There are numerous design possibilities for such structuring. One skilled in the art will easily find the most advantageous solution for himself. Structurings which include, for example, ribs, elastic bristles or combinations thereof are particularly simple from a manufacturing technology point of view. According to requirements, for example, the ribs may have a half-round, rectangular, trapezoidal or triangular cross section.
The ribs may be situated parallel to the longer side of the wiper plate, i.e. essentially perpendicular to the mopping direction. However, those structures are preferred which deliver a good cleaning result that is largely independent of the direction of motion of the wiper plate. This may be achieved in a simple manner in that the ribs are positioned at an angle, particularly at an angle of about 45°, to the side edges of the wiper plate. For this purpose, structures such a arrow-shaped or tooth-shaped ones are conceivable. The structures may be symmetrical or asymmetrical.
Harking back to the classical floor cleaning implements of wiping cloth and scrubbing brush, in the case of floor cleaning implements, the structuring is designed, in a preferred specific embodiment of the present invention, in such a way that the ratio of the sum over all the raised surfaces, formed by the structuring of the functional surface, to the total surface of the wiper plate amounts to between about 1:10 and 1:100, especially preferred about 1:50. A ratio of 1:50 corresponds to about the ratio of the sum of the cross sectional surfaces of all bristles to the total cleaning surface of a classical scrubbing brush, i.e. when the structured functional surface is operated, about the same contact pressure is achieved on the surface to be cleaned as with the use of a scrubbing brush.
Thus, a cleaning implement having a wiper plate in this specific embodiment unites in itself, in an advantageous manner, the essential cleaning functions of the classical cleaning implements wiping cloth and scrubbing brush, but is substantially simpler and more comfortable to operate.
In order that the structuring of the functional surface will show to best effect through the mopping covering, the ratio of the structuring height and the thickness of the mopping covering should amount to approximately between 1:0.5 and 1:3, preferably about 1:2.
In the case of usual mopping covering thicknesses, structured heights of approximately 2 to 5 mm result. If the structured height is too great compared to the thickness of the mopping covering, this may lead to streak formation, and if it is too low, the effect of the structuring is too much impaired by the mopping covering.
There are no limitations on the choice of the mopping coverings. The most varied materials and designs may be used.
The wiper plate according to the present invention may be used in the most varied cleaning implements, such as floor or window cleaning implements. In principle, the present invention may be used in all cleaning implements which are intended for the cleaning of essentially flat surfaces. Also, the present invention is in no way limited to the combination, described as an example, of the two cleaning functions “scrubbing” and “evening out”. Any number of cleaning functions, and particularly more than two, may be provided. The choice of these will, as a rule, depend on the kind of cleaning implement, its local set-up on the cleaning surface of the wiper plate and also on the selected operating mechanism.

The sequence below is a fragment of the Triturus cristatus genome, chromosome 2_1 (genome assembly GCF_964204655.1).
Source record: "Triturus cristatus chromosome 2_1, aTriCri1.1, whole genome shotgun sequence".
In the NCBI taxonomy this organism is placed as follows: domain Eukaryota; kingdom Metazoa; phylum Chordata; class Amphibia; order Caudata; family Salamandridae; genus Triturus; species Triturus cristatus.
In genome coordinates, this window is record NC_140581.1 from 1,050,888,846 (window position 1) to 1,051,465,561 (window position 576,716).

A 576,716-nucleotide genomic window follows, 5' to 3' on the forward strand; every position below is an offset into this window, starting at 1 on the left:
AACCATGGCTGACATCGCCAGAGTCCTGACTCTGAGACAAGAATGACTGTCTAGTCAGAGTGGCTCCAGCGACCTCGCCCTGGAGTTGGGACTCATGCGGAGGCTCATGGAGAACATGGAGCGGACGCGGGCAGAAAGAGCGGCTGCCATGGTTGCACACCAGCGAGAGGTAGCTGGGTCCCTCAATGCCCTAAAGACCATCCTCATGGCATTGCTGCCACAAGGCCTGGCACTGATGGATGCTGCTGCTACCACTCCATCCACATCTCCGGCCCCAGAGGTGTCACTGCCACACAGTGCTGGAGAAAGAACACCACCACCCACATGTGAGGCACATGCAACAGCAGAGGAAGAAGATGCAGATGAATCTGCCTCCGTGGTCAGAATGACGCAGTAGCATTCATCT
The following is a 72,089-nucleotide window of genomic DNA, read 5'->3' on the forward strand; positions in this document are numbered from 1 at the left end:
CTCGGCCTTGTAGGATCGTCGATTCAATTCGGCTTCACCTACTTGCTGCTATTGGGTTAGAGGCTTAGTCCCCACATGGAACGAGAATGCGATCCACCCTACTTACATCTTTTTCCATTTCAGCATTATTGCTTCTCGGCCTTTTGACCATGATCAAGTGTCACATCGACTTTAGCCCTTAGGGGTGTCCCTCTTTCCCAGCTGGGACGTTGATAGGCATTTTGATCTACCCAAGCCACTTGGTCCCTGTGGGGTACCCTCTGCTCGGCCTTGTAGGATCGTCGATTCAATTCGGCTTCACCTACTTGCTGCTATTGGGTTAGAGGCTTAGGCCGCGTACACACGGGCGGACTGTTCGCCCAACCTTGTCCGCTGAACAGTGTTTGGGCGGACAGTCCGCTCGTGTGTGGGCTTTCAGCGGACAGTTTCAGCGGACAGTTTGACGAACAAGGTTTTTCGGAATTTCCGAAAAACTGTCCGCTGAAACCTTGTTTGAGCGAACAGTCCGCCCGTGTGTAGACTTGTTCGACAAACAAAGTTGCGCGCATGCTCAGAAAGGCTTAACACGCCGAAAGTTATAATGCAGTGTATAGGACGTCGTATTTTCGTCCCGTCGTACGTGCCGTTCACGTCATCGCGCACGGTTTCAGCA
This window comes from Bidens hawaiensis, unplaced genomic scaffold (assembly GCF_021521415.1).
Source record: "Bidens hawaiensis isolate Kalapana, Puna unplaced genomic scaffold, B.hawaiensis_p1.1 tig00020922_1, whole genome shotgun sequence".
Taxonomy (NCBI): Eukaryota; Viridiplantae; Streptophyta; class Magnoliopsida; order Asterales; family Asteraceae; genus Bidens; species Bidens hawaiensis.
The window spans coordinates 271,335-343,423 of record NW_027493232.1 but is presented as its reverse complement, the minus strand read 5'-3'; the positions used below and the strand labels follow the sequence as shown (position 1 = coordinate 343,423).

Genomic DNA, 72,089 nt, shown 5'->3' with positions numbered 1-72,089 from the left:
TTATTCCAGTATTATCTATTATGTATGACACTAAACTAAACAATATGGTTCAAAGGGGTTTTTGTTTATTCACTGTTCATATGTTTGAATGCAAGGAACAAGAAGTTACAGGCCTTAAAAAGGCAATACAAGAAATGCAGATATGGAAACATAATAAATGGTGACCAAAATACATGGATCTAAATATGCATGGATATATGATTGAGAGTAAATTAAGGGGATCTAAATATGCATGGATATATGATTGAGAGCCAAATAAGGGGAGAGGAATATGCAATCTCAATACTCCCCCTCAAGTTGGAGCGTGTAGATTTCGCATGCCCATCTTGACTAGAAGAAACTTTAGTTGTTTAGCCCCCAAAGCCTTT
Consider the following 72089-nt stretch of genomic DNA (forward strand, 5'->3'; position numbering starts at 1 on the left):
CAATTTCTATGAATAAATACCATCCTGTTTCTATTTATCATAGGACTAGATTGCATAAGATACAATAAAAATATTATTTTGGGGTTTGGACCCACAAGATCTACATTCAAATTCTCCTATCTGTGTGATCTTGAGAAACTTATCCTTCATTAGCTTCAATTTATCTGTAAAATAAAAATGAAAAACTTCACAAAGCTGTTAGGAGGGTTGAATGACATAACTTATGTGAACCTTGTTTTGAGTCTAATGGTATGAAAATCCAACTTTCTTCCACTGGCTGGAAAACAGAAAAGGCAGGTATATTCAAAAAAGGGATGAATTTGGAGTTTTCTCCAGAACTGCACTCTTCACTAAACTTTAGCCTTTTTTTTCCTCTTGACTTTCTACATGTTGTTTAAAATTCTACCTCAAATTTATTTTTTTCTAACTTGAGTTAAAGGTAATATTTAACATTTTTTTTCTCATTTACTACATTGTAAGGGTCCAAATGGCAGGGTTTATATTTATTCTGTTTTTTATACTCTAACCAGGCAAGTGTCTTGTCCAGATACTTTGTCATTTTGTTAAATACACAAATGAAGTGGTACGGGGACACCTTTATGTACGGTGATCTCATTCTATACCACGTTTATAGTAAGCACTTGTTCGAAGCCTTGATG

In the region of the fastening 4 for handle 3, a central middle piece 8 has been inserted into wiper plate 2. In
Functional surface 8.1 is used for detaching tough dirt. For this purpose it has ribs 8.2, which, in the illustrated exemplary embodiment and without restriction of the general case, extend parallel to the longer edge of rectangular wiper plate 2, i.e. perpendicular to the main direction of motion of the cleaning implement. Ribs 8.2 have, for instance, a triangular cross section, as may be seen especially in
In illustrated cleaning implement 1, during use and without special exertion of pressure on center piece 8 by handle 3, the cleaning function of the second, mostly flat functional surface 9.1 predominates. The pressure exerted during normal mopping is not sufficient to push ribs 8.2 of first functional surface 8.1 through the mopping covering. Only when pressure is increased is the mopping covering squeezed together over first functional surface 8.1 to such an extent that ribs 8.2 protrude compared to the second functional surface, and the main pressure is efficiently transmitted to the surface to be cleaned, via the crests of ribs 8.2. Dirt that sticks stubbornly is now more easily removed with the aid of the increased contact pressure.
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|U.S. Classification||15/228, 15/115, 15/229.6|
|International Classification||A47L13/20, A47L13/12, A47L13/254|
|Cooperative Classification||A47L13/12, A47L13/254|
|European Classification||A47L13/254, A47L13/12|
|Nov 4, 2002||AS||Assignment|
Owner name: CARL FREUDENBERG KG, GERMANY
Free format text: ASSIGNMENT OF ASSIGNORS INTEREST;ASSIGNORS:DINGERT, UWE;ALBA, NACHO;WENDELKEN, HANS-JURGEN;REEL/FRAME:013480/0029
Effective date: 20021016
|Apr 24, 2007||CC||Certificate of correction|
|Apr 1, 2010||FPAY||Fee payment|
Year of fee payment: 4
|Mar 23, 2014||FPAY||Fee payment|
Year of fee payment: 8